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Willie Daniels was born in Bainbridge, Georgia in 1951 and was the youngest of the “Original Eight Highwaymen”. In 1960 he moved from Georgia to Fort Pierce, where he lived three houses down from Mary Ann Carroll. Through her, he was introduced to Harold Newton and Roy McLendon.

Like many of the Highwaymen, Willie learned to paint by watching the other artists. No one formally taught him how to paint, but the more experienced artists sometimes offered suggestions about his paintings. You can see in his work elements and techniques he inherited from Harold Newton, Alfred Hair, Livingston Roberts, and Roy McLendon. Within the group, Daniels formed a very strong relationship with Livingston Roberts and Al Black. He and Roberts would often finish ten to twelve paintings each evening, and then give them to Al Black to sell.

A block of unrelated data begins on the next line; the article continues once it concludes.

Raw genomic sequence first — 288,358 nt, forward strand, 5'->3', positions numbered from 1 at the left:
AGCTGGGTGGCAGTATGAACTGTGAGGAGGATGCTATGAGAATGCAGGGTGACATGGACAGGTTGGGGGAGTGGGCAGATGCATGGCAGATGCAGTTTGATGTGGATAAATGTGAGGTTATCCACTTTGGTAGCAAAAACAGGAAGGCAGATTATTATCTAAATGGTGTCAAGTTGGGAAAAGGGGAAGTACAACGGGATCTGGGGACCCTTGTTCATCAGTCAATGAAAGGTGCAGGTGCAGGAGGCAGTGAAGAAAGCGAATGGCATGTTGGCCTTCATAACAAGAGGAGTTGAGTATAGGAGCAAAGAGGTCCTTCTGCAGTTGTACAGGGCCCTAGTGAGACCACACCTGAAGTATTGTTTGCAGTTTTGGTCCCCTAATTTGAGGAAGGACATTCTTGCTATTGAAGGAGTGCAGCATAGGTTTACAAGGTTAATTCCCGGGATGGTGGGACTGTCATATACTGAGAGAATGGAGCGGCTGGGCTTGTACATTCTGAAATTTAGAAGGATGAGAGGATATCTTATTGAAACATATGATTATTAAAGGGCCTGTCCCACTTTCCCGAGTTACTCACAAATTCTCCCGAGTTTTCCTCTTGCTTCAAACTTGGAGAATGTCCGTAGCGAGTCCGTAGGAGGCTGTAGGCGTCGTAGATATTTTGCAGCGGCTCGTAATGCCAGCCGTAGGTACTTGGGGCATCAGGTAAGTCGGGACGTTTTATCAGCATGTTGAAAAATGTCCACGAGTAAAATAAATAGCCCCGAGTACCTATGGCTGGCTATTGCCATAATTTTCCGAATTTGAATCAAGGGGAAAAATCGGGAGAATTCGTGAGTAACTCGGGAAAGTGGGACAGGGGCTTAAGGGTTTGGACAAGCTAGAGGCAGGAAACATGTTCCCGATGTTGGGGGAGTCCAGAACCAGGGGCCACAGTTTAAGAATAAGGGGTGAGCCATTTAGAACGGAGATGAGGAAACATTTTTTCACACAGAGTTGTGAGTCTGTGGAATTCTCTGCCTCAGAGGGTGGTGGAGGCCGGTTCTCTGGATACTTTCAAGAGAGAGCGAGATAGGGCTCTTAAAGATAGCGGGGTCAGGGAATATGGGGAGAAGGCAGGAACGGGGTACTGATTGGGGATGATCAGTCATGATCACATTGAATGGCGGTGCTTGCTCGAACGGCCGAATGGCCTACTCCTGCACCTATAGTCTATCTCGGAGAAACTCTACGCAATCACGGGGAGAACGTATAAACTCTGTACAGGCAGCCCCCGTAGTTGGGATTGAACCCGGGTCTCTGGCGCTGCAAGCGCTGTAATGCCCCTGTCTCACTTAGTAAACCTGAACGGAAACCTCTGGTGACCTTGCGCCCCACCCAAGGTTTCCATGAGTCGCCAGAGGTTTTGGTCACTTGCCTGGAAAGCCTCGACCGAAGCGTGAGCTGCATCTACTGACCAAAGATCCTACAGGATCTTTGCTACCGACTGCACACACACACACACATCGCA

During the years of waned interest for landscape paintings (1980s-1990s), Willie was working as a truck driver in Augusta, Georgia, occasionally still painting. He was unaware of his recent fame and didn’t know his friends were now making hundreds of dollars for a single painting. Willie returned to Fort Pierce in 2001 and once again began painting full time. He began to slow down in his work after this, and started using more colors and detail to scenes he had mastered over the years. 

Biographies are adapted from those on, one of the earliest informative websites on the Florida Highwaymen. Since the site is no longer active, we have provided them here.

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